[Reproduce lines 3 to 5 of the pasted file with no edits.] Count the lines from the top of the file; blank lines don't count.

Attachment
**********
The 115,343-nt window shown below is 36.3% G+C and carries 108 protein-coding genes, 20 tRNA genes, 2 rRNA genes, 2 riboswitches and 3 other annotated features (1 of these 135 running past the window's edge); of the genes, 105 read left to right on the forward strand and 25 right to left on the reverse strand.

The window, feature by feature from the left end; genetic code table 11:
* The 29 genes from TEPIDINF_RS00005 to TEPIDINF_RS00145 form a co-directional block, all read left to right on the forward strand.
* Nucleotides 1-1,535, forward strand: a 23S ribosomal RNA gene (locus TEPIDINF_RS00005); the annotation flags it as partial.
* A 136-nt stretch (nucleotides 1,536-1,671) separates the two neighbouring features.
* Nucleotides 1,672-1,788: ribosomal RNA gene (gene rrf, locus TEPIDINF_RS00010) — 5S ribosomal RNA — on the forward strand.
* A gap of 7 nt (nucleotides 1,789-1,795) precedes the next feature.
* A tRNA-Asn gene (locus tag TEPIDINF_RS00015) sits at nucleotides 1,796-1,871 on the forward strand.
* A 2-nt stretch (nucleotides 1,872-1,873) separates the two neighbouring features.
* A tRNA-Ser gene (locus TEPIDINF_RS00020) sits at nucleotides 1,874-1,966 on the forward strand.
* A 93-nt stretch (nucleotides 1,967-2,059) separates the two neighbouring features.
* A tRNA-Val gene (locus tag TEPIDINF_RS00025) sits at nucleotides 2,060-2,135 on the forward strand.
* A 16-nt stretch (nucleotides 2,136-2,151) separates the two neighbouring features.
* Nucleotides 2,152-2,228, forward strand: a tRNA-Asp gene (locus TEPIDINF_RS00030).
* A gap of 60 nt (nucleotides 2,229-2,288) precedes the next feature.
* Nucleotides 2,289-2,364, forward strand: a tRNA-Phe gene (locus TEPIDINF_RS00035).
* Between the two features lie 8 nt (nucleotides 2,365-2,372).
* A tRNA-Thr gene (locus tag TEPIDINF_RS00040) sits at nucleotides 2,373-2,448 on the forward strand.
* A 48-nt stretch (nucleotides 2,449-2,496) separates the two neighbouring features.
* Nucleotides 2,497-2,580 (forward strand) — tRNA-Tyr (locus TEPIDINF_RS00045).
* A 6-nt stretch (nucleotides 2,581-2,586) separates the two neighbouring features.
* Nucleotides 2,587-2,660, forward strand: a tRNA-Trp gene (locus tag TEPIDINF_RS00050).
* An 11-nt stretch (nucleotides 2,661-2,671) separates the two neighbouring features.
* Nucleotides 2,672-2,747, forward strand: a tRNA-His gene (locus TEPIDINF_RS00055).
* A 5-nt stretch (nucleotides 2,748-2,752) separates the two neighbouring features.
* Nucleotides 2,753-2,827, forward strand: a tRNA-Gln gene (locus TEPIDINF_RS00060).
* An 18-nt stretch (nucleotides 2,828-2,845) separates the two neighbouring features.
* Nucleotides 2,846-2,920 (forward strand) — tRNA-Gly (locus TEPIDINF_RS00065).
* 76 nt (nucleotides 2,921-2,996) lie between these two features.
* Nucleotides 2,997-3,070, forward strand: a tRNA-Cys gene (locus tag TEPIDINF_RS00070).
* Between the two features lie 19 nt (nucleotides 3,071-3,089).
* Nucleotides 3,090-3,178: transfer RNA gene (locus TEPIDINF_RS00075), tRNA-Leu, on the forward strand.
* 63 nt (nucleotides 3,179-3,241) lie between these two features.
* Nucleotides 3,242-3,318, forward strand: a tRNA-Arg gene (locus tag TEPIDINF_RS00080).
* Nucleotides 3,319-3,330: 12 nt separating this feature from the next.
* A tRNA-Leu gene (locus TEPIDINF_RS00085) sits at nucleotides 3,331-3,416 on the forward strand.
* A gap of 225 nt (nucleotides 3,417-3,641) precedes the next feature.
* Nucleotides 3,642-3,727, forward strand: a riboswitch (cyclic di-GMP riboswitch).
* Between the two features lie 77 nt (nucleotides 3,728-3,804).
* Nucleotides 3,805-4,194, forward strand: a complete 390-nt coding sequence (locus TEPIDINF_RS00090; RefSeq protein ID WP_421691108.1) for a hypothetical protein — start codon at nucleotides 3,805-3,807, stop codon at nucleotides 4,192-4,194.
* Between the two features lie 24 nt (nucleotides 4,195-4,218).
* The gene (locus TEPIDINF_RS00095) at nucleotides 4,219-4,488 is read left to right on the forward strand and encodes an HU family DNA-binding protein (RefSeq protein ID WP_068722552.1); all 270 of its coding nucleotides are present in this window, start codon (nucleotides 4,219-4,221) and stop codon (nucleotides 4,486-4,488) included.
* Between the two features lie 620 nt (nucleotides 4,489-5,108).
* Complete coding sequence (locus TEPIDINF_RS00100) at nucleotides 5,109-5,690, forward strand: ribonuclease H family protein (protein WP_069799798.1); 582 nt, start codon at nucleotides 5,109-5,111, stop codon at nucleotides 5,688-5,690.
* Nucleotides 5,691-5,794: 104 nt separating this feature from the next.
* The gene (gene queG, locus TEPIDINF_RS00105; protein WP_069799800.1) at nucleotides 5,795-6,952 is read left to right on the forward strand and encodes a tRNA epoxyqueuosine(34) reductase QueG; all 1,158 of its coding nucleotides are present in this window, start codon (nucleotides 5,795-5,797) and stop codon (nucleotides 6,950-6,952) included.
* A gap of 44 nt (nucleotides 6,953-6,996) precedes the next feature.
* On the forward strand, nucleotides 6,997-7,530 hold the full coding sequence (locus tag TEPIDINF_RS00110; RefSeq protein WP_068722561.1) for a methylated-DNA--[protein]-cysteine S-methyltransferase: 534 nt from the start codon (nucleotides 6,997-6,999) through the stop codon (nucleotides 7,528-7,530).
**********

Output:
* The 29 genes from TEPIDINF_RS00005 to TEPIDINF_RS00145 form a co-directional block, all read left to right on the forward strand.
* Nucleotides 1-1,535, forward strand: a 23S ribosomal RNA gene (locus TEPIDINF_RS00005); the annotation flags it as partial.
* A 136-nt stretch (nucleotides 1,536-1,671) separates the two neighbouring features.